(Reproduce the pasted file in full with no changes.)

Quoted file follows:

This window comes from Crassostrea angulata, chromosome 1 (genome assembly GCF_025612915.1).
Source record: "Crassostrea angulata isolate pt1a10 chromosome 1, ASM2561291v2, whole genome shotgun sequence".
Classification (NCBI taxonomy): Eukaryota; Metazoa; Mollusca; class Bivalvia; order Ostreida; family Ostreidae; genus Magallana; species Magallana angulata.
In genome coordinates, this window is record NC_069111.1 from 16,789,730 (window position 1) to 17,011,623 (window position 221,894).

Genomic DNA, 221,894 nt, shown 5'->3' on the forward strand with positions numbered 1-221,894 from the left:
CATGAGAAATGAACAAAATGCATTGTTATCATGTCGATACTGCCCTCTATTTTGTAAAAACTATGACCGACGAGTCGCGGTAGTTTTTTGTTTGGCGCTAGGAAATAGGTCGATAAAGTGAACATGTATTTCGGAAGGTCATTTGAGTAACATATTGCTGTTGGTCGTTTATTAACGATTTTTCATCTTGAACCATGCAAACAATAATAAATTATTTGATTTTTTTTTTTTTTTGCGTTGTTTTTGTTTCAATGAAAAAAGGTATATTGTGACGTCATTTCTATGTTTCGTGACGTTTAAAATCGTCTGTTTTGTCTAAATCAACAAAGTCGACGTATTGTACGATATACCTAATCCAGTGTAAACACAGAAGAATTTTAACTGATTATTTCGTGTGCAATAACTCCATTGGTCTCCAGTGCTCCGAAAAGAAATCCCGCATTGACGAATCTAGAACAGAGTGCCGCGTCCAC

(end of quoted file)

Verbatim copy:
This window comes from Crassostrea angulata, chromosome 1 (genome assembly GCF_025612915.1).
Source record: "Crassostrea angulata isolate pt1a10 chromosome 1, ASM2561291v2, whole genome shotgun sequence".
Classification (NCBI taxonomy): Eukaryota; Metazoa; Mollusca; class Bivalvia; order Ostreida; family Ostreidae; genus Magallana; species Magallana angulata.
In genome coordinates, this window is record NC_069111.1 from 16,789,730 (window position 1) to 17,011,623 (window position 221,894).

Genomic DNA, 221,894 nt, shown 5'->3' on the forward strand with positions numbered 1-221,894 from the left:
CATGAGAAATGAACAAAATGCATTGTTATCATGTCGATACTGCCCTCTATTTTGTAAAAACTATGACCGACGAGTCGCGGTAGTTTTTTGTTTGGCGCTAGGAAATAGGTCGATAAAGTGAACATGTATTTCGGAAGGTCATTTGAGTAACATATTGCTGTTGGTCGTTTATTAACGATTTTTCATCTTGAACCATGCAAACAATAATAAATTATTTGATTTTTTTTTTTTTTTGCGTTGTTTTTGTTTCAATGAAAAAAGGTATATTGTGACGTCATTTCTATGTTTCGTGACGTTTAAAATCGTCTGTTTTGTCTAAATCAACAAAGTCGACGTATTGTACGATATACCTAATCCAGTGTAAACACAGAAGAATTTTAACTGATTATTTCGTGTGCAATAACTCCATTGGTCTCCAGTGCTCCGAAAAGAAATCCCGCATTGACGAATCTAGAACAGAGTGCCGCGTCCAC